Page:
John the Baptist, the New Testament prophet we discussed in our Spotlight post a few weeks ago, famously met his end at the hands Herod Antipas and his enraged wife, Herodias, whom the Baptist had publicly decried for breaking the Law of Moses (she was his brother’s wife before she left him to marry Antipas). Taking advantage of the
opportunity to capitalize on Herod’s lust over her daughter, Salome, she managed to use the young woman as a means of executing the imprisoned and beloved John. After dancing before her stepfather at a feast, Salome is promised anything she desires in the world, and at the bidding of her mother, she tells him that she wants the head of John the Baptist on a platter, thus forever sealing her fate as seductress and murderess. Artists have been fascinated by this obliging daughter and unfortunate pawn for centuries.
How to Know Her and Where to Find Her: Salome (whose name is not noted in the Mark 6 account of the story, but given by the ancient Jewish historian Josephus) is typically shown is the midst of the Dance of the Seven Veils, the traditional name of the dance that earned her John’s head on a platter. She is more often depicted with John’s head. But be cautious! When you see an image of woman with a decapitated head, be sure to check for other signs that it is Salome; images of her are sometimes confused with those of the Jewish heroine Judith, who beheaded Holofernes, an enemy of the Israelites.
Salome in New York City: One of the most striking portrayals of Salome can be found in the Metropolitan Museum of Art (in the same gallery as the stunning Joan of Arc we’ve mentioned here before!). This grand work by Henri Regnault, which catches the eye with its vibrant palette and near-photographic rendering of the figure, is a must-see.
You can also find Salome in the Brooklyn Museum, in a much differently rendered portrayal, though it expresses the woman’s role throughout Western art just the same.
Modern Day Murderess: Salome has been a subject of fascination for centuries. Painted by Caravaggio, Titian, and Dore, among many others, she has also been a muse for writers and musicians. She was the titular character of a play by Oscar Wilde, which premiered in 1896. His imagining of the young femme fatale, as a woman infatuated with the imprisoned Baptist who does not return her affection, captivated other artists and inspired everything from a one-act opera by Richard Strauss to a gritty alternative rock song by 90s singer-songwriter Liz Phair.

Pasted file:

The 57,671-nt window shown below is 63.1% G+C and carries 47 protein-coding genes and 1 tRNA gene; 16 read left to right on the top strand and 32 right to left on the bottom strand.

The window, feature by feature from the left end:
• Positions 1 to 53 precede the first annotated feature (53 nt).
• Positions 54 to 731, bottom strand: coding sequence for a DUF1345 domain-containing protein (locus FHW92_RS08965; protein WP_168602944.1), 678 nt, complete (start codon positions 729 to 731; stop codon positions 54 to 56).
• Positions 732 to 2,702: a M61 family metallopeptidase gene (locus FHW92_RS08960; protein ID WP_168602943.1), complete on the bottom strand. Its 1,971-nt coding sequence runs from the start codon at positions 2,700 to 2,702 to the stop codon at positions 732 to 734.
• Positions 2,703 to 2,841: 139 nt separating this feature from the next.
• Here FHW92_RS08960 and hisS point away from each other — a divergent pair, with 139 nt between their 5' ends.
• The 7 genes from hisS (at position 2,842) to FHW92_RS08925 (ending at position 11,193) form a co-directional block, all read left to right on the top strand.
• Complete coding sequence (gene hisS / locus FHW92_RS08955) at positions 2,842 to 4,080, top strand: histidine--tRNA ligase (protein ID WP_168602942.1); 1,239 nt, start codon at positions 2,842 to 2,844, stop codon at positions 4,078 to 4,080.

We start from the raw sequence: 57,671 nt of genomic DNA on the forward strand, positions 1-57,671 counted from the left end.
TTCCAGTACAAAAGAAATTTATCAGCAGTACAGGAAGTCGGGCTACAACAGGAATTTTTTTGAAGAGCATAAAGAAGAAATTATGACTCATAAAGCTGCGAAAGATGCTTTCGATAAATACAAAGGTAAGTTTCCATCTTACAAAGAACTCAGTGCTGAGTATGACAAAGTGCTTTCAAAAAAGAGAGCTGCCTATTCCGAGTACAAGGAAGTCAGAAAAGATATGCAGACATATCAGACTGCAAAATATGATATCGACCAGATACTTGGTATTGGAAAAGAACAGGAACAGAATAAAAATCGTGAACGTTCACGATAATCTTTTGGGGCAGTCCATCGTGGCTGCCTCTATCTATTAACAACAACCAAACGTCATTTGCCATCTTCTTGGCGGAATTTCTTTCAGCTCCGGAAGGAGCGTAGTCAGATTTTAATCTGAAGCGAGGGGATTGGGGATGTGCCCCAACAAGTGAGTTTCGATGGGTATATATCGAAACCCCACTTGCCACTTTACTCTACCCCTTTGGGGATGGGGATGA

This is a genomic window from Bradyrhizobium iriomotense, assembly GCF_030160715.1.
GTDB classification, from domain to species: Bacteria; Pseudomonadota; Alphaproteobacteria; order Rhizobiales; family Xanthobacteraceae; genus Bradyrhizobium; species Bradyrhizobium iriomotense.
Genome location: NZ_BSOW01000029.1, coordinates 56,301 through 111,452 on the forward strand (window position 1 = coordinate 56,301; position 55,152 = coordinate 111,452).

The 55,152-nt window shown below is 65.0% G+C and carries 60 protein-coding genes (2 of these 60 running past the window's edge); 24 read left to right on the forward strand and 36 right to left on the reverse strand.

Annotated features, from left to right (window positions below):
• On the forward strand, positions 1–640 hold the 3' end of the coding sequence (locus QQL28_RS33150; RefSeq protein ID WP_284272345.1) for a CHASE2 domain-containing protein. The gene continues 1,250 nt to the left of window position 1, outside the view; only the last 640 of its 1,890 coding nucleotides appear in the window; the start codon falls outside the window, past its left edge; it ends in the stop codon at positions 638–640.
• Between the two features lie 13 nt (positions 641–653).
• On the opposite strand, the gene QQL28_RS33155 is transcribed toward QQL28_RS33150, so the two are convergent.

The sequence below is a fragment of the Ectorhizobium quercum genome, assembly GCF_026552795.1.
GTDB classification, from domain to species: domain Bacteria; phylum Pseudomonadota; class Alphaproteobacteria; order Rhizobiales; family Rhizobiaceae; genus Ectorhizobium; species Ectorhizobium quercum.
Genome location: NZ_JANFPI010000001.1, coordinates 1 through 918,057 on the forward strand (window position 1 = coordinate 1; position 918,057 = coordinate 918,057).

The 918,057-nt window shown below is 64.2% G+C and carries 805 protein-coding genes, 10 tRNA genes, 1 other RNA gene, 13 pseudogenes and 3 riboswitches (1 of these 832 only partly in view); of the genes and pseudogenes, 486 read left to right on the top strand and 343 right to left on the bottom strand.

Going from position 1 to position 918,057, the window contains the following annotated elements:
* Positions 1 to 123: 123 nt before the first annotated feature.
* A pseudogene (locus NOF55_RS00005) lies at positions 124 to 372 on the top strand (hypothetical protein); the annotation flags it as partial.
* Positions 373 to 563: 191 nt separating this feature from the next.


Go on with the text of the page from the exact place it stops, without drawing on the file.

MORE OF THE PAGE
Literature – Salome can be found as a minor but significant character in the Brooks Hansen novel John the Baptizer, which we mentioned in our post about John the Baptist a few weeks ago. In Hansen’s rich narrative description of the scene in which Salome performs a dance so sensational that her uncle/stepfather promises her half of his kingdom if she should desire it, the young Herodian princess is little more than a bored, spoiled girl seeking thrills wherever she can find them. In Beatrice Gormley’s young adult novel, Salome, the story is one of maternal betrayal, guilt, and regret. Told from Salome’s point of view, the story acts as a great introduction for readers seeking literature that further characterizes biblical figures, especially traditional villains. Gormley softens the harsh light cast on an obliging girl doing her mother’s bidding and puts the reader in the scene in which the former is blamed for centuries to come while the latter is faintly remembered as a footnote in the crime.
- T.C. for MOBIA